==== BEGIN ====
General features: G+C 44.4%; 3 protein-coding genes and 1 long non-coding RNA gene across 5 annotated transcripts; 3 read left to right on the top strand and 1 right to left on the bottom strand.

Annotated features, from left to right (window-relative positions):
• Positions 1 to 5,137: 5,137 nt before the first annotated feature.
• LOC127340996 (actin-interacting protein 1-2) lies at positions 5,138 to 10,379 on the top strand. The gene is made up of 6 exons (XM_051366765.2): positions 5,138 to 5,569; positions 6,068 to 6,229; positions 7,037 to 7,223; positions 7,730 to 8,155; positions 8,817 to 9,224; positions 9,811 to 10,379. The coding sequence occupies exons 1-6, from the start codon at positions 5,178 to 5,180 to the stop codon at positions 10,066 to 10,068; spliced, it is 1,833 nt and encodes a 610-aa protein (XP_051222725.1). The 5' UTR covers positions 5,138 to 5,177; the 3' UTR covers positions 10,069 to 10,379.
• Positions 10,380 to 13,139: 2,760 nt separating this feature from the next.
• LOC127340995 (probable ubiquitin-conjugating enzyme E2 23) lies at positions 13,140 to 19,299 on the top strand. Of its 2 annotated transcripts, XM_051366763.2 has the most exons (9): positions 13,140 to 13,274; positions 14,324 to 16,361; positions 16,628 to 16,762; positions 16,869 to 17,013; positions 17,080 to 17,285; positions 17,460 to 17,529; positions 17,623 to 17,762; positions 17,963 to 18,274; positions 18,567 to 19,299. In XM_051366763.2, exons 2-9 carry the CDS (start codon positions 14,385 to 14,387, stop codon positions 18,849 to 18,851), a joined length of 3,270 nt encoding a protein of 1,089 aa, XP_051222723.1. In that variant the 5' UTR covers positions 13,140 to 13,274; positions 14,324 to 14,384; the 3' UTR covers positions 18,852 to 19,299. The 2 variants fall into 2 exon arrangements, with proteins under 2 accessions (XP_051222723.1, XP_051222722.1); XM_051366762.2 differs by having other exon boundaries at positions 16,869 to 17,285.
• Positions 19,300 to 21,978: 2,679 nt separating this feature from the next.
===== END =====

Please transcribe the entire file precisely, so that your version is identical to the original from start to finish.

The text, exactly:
General features: G+C 44.4%; 3 protein-coding genes and 1 long non-coding RNA gene across 5 annotated transcripts; 3 read left to right on the top strand and 1 right to left on the bottom strand.

Annotated features, from left to right (window-relative positions):
• Positions 1 to 5,137: 5,137 nt before the first annotated feature.
• LOC127340996 (actin-interacting protein 1-2) lies at positions 5,138 to 10,379 on the top strand. The gene is made up of 6 exons (XM_051366765.2): positions 5,138 to 5,569; positions 6,068 to 6,229; positions 7,037 to 7,223; positions 7,730 to 8,155; positions 8,817 to 9,224; positions 9,811 to 10,379. The coding sequence occupies exons 1-6, from the start codon at positions 5,178 to 5,180 to the stop codon at positions 10,066 to 10,068; spliced, it is 1,833 nt and encodes a 610-aa protein (XP_051222725.1). The 5' UTR covers positions 5,138 to 5,177; the 3' UTR covers positions 10,069 to 10,379.
• Positions 10,380 to 13,139: 2,760 nt separating this feature from the next.
• LOC127340995 (probable ubiquitin-conjugating enzyme E2 23) lies at positions 13,140 to 19,299 on the top strand. Of its 2 annotated transcripts, XM_051366763.2 has the most exons (9): positions 13,140 to 13,274; positions 14,324 to 16,361; positions 16,628 to 16,762; positions 16,869 to 17,013; positions 17,080 to 17,285; positions 17,460 to 17,529; positions 17,623 to 17,762; positions 17,963 to 18,274; positions 18,567 to 19,299. In XM_051366763.2, exons 2-9 carry the CDS (start codon positions 14,385 to 14,387, stop codon positions 18,849 to 18,851), a joined length of 3,270 nt encoding a protein of 1,089 aa, XP_051222723.1. In that variant the 5' UTR covers positions 13,140 to 13,274; positions 14,324 to 14,384; the 3' UTR covers positions 18,852 to 19,299. The 2 variants fall into 2 exon arrangements, with proteins under 2 accessions (XP_051222723.1, XP_051222722.1); XM_051366762.2 differs by having other exon boundaries at positions 16,869 to 17,285.
• Positions 19,300 to 21,978: 2,679 nt separating this feature from the next.